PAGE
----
Seven tips for the perfect loaf of bread
Published on Fri, 10/27/2017 - 11:06am
Easy as Dough Re Mi
Many years ago, my girlfriend and I decided our families needed fresh, whole wheat bread each day. Problem was, we had no one to teach us and gleaned all our instructions from a book. If you’ve ever made bread before, you know that reading a book never does the process justice. You have to feel the dough, smell the aroma, and experience every leaven-filled step.
Unfortunately, it took a long time before either of us turned out something we actually enjoyed eating. Through this period of trial and error, our families ate a lot of bricks. I don’t want the bread-making learning curve to be as steep for you, so here are my best tips to the perfect loaf—whether you’re making white or whole wheat bread.
More than 30 years have passed since I served my first few bricks of bread. But those years have taught me that if I follow these tips I can count on the perfect loaf, or pan of rolls, for supper, every time.
Always use fresh flour
The secret to a light loaf of whole wheat bread is to make it immediately after grinding your flour. If you don’t have access to a wheat mill, buy whole wheat flour in small quantities and store it in the freezer.
Whether you want wheat or white, adding egg, honey, or lecithin to the recipe lightens the loaf.
If you have your heart set on wheat, and the family needs to get used to the texture, start with a half white, half whole wheat recipe, slowly replacing the white flour with each batch, until they get used to the 100-percent whole wheat.
Use the correct flour
Did you know that wheat grown at different times of the year can have different properties? For a good loaf of bread, use hard white spring wheat. Red wheat works but has a stronger flavor than white. The spring wheat has a higher protein content which lends itself well for a lighter loaf.
If you are using store-bought flour, choose one specifically milled for bread baking. For other bread products, like pie crust, biscuits, or cakes, soft white wheat creates a softer texture.
Mind the temperature
Begin with room-temperature ingredients. If you store your flour in the freezer, you need to take it out in time to warm up or warm it in the oven. Also, your water temperature should be right for the type of yeast you use. Check the packaging for the perfect temperature to proof your yeast.
Avoid using too much flour
The most frequent mistake that new bakers make is using too much flour. Too much flour causes a dry loaf. If the stickiness of the dough bothers you, oil your hands. Just don’t keep adding more flour.
Overbaking the bread will cause a dry loaf, too. To test for doneness, tap the bottom or sides of the loaf. It should sound hollow. If you are still unsure, use an instant-read thermometer to test the internal temperature. Most loaves are done at 190° F.
Start with a trusted recipe
Beginning bread bakers often err by not following directions. If you want to bake whole wheat bread, do not use a white bread recipe and substitute whole wheat flour. This will not work.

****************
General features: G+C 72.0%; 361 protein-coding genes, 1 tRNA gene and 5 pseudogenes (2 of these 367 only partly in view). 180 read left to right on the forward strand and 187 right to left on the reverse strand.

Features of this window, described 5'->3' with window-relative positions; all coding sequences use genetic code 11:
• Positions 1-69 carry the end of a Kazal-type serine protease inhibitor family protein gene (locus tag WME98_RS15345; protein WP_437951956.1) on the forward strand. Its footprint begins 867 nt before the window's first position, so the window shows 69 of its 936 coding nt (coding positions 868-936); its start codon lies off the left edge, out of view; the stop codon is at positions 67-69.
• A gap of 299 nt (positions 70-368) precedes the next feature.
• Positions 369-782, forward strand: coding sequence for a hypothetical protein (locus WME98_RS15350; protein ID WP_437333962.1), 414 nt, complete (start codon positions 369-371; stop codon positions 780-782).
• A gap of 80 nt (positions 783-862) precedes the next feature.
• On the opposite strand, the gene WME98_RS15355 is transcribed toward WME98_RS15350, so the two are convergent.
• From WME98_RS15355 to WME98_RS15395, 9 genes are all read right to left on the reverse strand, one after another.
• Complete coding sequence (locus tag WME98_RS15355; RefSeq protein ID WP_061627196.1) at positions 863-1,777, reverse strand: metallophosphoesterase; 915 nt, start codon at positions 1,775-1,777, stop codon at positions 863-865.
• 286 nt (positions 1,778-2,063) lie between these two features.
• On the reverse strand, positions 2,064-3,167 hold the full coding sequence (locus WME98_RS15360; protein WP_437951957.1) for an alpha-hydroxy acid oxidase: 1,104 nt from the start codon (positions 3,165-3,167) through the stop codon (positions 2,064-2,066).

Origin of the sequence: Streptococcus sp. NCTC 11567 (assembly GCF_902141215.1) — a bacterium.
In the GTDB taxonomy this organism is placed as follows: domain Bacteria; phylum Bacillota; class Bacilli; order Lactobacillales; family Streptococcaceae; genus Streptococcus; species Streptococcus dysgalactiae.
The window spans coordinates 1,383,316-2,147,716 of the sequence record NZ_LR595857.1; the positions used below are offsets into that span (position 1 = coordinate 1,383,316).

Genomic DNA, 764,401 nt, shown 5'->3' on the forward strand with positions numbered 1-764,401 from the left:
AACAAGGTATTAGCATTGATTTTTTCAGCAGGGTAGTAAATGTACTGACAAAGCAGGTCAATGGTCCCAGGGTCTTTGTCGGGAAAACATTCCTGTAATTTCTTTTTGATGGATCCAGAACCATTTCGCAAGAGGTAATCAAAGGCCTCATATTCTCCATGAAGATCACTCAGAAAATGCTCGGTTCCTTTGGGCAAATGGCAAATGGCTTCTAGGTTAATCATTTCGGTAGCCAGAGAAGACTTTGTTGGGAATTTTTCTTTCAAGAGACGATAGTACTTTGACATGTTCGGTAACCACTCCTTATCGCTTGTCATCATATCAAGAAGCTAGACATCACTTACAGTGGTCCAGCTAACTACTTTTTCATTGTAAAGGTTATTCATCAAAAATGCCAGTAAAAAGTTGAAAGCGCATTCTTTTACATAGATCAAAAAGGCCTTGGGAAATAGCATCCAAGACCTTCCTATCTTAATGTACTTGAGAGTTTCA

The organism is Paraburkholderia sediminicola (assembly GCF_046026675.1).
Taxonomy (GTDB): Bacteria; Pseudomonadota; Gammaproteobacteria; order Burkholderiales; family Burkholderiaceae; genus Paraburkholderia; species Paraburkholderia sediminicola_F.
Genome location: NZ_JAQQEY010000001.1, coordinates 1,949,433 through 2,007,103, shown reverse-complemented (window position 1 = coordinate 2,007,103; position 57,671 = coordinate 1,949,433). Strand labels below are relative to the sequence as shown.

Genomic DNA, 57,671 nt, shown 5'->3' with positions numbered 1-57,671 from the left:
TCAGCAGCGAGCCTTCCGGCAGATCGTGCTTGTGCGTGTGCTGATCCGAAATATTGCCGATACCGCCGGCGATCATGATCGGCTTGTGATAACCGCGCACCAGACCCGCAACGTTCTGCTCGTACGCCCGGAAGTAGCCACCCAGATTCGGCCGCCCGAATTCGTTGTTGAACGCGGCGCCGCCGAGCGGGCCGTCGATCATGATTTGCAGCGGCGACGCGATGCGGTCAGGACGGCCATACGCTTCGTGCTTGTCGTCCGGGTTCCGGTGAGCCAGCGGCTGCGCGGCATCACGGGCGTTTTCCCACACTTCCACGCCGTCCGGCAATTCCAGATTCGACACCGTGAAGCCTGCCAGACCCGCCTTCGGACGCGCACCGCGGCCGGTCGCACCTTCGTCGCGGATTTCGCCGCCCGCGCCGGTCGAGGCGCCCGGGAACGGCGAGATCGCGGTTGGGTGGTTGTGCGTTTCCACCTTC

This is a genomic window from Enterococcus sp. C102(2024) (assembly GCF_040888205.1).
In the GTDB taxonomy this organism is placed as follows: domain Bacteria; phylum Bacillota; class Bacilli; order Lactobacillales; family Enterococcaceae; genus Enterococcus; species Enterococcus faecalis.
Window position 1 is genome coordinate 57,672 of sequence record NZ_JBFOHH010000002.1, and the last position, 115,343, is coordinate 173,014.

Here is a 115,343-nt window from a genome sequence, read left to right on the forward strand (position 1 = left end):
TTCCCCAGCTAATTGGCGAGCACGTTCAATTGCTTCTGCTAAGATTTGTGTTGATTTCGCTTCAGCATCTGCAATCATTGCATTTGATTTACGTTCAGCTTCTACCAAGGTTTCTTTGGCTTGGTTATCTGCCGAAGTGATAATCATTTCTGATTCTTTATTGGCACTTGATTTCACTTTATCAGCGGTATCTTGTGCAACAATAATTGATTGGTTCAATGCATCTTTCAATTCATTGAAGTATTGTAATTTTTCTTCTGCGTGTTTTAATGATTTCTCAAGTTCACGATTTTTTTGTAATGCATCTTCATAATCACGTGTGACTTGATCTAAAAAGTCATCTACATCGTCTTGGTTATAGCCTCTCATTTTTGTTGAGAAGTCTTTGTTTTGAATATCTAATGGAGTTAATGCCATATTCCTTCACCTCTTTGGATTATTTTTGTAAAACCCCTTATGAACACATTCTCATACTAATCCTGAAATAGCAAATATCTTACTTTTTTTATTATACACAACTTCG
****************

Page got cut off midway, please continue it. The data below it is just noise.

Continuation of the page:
Whole grains absorb more liquid than refined grains do. Therefore, to prevent dryness, the liquid-to-flour ratio must be correct. Most experts agree that two teaspoons of liquid per cup of whole wheat flour are best. Whether baking white or wheat bread, successfully master a trusted basic recipe, then have fun substituting and experimenting on your own.
Knead the dough enough
Kneading dough activates the gluten in the wheat, which stretches during the rising process. The ability of the gluten to stretch to its fullest is what gives you a soft, airy loaf. When kneading by hand, beginners frequently tire out before the gluten is completely activated. Generally, kneading by hand takes at least 15 minutes. If you are using a mixer, the rule of thumb is to knead until the dough pulls away from and cleans the sides of the bowl.
To test the gluten in your dough, perform the windowpane test. Tear off a lump the size of a golf ball and hold it between the thumb and first two fingers of both hands. Gently spread your fingers and thumbs apart to form a translucent membrane. If it breaks, it is not kneaded enough. Sufficiently kneaded dough will stretch thin enough to see light through, and still hold its shape.
Take your time
Baking bread is not fast food. To get the perfect loaf takes time. Soaking the flour in the water for at least 30 minutes before adding the other ingredients (some folks say overnight) results in a softer loaf. Slow rises (and second rises) improve the quality of the loaf. Allowing the dough to rise twice in the bowl and once in the pan gives the gluten more of a workout that results in a lighter loaf.
Traditionally, homemakers started their bread first thing in the morning and didn’t expect to eat any until supper time. Or, during the winter when the fire would die down in the stove and the house was cool, they would let it rise overnight.
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